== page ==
Roll out the Lillet! And the petanque balls! A Francophilic fete filled with joie de vivre.
Smith Street's block party on Sunday was a hot and sweaty, Lillet- and beer-soaked fête celebrating France's independence with the great American tradition of day drinking. New York Francophiles swarmed the blocks surrounding Bar Tabac for a day of pétanque tournaments, live music and French street foods: crepes, madeleines, merguez sandwiches and frites, washed down with Lillet sangria.
Little pieces of France could be spotted up and down Smith Street, with many attendees wearing classic French-style stripes, fedora hats, and red-white-and-blue French flag T-shirts. Loads of sand were dumped onto the middle of the street to make pétanque, while a small guillotine stood on the corner of Smith and Dean streets, presumably to be used on the game's losers—or, at least to provide festival-goers with a wickedly morbid photo op.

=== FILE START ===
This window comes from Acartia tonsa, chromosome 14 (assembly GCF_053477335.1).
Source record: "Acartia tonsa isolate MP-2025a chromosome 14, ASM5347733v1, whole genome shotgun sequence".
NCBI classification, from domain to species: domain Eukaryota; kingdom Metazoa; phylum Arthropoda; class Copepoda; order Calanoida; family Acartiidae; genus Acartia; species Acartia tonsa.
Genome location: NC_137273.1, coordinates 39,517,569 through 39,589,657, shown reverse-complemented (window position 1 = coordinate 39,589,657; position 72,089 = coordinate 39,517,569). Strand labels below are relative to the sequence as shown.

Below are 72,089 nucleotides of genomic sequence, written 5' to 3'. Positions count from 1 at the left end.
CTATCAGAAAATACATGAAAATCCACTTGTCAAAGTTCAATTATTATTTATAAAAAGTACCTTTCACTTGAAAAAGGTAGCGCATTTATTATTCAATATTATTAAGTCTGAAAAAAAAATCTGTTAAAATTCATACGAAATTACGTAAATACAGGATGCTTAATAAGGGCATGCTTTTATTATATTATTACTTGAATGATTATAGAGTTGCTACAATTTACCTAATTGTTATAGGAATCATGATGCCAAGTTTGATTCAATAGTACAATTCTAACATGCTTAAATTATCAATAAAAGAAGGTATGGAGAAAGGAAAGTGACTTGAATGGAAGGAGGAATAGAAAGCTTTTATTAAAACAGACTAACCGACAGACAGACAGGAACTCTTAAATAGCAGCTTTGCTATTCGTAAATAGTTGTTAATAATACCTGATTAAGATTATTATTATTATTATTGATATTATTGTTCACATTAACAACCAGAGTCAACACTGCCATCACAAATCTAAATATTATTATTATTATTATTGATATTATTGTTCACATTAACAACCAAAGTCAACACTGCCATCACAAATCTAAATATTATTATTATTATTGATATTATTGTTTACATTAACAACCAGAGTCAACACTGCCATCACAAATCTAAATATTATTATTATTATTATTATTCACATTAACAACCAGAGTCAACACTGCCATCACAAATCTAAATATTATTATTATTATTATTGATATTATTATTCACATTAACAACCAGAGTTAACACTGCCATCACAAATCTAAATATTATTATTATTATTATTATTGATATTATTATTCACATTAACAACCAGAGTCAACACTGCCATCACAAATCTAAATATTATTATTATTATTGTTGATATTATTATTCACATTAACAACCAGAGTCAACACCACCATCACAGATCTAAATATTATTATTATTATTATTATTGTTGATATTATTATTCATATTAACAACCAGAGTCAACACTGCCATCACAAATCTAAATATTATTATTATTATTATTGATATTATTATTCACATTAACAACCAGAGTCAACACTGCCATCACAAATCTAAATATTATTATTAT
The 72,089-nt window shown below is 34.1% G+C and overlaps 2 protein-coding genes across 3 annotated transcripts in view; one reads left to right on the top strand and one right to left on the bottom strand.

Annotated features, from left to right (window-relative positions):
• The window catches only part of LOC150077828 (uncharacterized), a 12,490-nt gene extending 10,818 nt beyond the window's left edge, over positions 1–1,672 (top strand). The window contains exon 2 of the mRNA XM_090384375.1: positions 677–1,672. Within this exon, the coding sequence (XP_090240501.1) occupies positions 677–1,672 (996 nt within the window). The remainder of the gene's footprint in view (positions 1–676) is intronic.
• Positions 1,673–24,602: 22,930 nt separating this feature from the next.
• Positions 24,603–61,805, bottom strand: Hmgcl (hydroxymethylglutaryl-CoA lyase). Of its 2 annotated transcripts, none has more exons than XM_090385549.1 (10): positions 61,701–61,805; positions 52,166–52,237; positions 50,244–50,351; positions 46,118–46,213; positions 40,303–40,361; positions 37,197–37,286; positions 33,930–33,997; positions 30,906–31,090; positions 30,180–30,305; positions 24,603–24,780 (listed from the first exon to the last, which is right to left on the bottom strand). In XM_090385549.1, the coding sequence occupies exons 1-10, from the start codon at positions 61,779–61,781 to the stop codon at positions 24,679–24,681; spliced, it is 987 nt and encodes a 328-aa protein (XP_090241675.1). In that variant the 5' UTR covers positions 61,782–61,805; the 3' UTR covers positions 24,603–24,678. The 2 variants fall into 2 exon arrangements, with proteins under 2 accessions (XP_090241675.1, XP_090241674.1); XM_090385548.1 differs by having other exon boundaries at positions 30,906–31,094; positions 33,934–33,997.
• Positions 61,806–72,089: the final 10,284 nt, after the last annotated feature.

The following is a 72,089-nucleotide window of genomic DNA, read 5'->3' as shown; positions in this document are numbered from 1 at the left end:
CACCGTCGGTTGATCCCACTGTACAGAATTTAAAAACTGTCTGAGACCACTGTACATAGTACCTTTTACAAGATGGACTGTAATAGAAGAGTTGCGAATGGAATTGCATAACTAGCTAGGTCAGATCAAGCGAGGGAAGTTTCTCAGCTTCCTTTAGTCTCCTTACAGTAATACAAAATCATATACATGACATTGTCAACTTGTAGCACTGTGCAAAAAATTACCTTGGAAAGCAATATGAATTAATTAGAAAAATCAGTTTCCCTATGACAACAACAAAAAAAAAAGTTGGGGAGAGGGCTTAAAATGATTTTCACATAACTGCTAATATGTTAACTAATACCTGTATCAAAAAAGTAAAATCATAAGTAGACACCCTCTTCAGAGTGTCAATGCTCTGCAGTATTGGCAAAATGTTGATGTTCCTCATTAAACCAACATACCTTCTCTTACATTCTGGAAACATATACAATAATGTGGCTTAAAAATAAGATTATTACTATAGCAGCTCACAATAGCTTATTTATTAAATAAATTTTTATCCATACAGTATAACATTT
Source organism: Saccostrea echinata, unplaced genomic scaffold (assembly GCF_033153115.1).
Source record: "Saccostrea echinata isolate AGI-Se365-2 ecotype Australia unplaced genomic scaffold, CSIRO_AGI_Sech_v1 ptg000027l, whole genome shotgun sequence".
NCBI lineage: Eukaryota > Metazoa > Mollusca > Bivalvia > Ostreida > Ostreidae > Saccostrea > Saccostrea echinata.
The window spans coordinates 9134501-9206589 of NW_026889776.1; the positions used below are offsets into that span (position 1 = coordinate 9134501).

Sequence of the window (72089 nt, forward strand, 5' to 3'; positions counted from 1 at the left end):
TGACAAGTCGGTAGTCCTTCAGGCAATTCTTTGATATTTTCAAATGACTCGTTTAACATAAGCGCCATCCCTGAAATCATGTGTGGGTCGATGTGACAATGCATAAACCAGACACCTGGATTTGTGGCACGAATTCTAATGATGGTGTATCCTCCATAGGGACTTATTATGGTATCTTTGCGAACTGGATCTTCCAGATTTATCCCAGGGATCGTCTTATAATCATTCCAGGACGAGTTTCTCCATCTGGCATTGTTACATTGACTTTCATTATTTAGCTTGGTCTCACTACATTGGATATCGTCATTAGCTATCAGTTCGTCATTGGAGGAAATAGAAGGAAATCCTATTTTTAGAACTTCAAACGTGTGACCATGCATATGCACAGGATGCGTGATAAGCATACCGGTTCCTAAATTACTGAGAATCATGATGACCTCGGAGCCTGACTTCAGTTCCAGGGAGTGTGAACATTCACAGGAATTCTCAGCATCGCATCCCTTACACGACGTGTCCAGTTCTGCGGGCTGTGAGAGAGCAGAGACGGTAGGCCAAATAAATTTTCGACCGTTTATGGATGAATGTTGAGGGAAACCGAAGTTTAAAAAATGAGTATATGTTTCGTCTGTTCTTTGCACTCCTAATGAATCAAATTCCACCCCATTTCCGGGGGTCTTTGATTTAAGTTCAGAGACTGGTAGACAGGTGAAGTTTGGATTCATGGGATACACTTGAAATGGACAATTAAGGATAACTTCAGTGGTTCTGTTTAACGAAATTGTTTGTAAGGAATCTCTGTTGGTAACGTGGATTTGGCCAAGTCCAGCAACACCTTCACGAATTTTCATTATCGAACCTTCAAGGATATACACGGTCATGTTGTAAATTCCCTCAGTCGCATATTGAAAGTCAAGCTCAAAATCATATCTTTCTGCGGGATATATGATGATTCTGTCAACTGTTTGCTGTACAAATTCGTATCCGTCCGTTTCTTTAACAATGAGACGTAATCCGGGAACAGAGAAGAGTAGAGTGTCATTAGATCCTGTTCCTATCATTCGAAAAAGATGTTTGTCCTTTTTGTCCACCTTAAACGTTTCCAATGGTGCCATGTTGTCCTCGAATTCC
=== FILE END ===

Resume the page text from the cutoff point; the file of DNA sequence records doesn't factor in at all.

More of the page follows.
Despite all the Francophilia floating about, the Bastille Day celebration still had a distinctly American flavor. Reveler Danny Bloomfield complained that the celebration seems to become less authentic every year. He has a point, considering the hip-hop music that blared, and the mini skateboard park set up at Pacific and Smith Streets. Not to mention the less-than-French burgers sold at some food stands. But, hey, who can complain when a $2.25 Metrocard will add a little bit of je ne sais quoi to the weekend. Vive la France en Brooklyn! —Lauren Huefner